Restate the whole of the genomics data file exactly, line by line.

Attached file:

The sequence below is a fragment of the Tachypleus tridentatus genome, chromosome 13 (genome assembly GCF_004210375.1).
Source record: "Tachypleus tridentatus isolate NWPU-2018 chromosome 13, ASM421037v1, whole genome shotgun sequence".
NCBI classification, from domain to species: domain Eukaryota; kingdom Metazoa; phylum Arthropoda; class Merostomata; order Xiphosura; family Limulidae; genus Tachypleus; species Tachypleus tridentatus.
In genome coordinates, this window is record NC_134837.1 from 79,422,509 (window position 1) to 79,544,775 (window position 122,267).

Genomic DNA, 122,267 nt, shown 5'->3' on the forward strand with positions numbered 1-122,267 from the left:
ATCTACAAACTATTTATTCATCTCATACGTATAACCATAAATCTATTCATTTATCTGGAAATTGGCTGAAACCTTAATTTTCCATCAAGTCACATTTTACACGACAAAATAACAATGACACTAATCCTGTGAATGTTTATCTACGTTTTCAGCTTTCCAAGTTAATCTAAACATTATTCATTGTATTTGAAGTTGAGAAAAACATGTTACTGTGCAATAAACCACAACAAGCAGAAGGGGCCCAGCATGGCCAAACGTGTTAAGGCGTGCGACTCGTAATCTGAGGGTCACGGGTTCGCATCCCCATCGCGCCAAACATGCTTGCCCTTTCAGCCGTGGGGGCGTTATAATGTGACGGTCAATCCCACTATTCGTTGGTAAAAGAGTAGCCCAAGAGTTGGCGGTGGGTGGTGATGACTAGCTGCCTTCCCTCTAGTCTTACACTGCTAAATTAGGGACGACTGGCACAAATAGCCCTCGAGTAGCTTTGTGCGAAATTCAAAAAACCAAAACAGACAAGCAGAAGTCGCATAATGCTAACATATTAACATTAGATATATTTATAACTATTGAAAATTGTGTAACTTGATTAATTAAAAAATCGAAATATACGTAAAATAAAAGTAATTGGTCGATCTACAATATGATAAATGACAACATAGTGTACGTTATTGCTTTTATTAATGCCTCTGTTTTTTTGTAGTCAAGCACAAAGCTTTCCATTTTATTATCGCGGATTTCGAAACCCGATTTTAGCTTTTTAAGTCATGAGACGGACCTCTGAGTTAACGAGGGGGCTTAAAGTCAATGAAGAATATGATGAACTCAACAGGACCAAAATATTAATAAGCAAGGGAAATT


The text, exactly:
The sequence below is a fragment of the Tachypleus tridentatus genome, chromosome 13 (genome assembly GCF_004210375.1).
Source record: "Tachypleus tridentatus isolate NWPU-2018 chromosome 13, ASM421037v1, whole genome shotgun sequence".
NCBI classification, from domain to species: domain Eukaryota; kingdom Metazoa; phylum Arthropoda; class Merostomata; order Xiphosura; family Limulidae; genus Tachypleus; species Tachypleus tridentatus.
In genome coordinates, this window is record NC_134837.1 from 79,422,509 (window position 1) to 79,544,775 (window position 122,267).

Genomic DNA, 122,267 nt, shown 5'->3' on the forward strand with positions numbered 1-122,267 from the left:
ATCTACAAACTATTTATTCATCTCATACGTATAACCATAAATCTATTCATTTATCTGGAAATTGGCTGAAACCTTAATTTTCCATCAAGTCACATTTTACACGACAAAATAACAATGACACTAATCCTGTGAATGTTTATCTACGTTTTCAGCTTTCCAAGTTAATCTAAACATTATTCATTGTATTTGAAGTTGAGAAAAACATGTTACTGTGCAATAAACCACAACAAGCAGAAGGGGCCCAGCATGGCCAAACGTGTTAAGGCGTGCGACTCGTAATCTGAGGGTCACGGGTTCGCATCCCCATCGCGCCAAACATGCTTGCCCTTTCAGCCGTGGGGGCGTTATAATGTGACGGTCAATCCCACTATTCGTTGGTAAAAGAGTAGCCCAAGAGTTGGCGGTGGGTGGTGATGACTAGCTGCCTTCCCTCTAGTCTTACACTGCTAAATTAGGGACGACTGGCACAAATAGCCCTCGAGTAGCTTTGTGCGAAATTCAAAAAACCAAAACAGACAAGCAGAAGTCGCATAATGCTAACATATTAACATTAGATATATTTATAACTATTGAAAATTGTGTAACTTGATTAATTAAAAAATCGAAATATACGTAAAATAAAAGTAATTGGTCGATCTACAATATGATAAATGACAACATAGTGTACGTTATTGCTTTTATTAATGCCTCTGTTTTTTTGTAGTCAAGCACAAAGCTTTCCATTTTATTATCGCGGATTTCGAAACCCGATTTTAGCTTTTTAAGTCATGAGACGGACCTCTGAGTTAACGAGGGGGCTTAAAGTCAATGAAGAATATGATGAACTCAACAGGACCAAAATATTAATAAGCAAGGGAAATT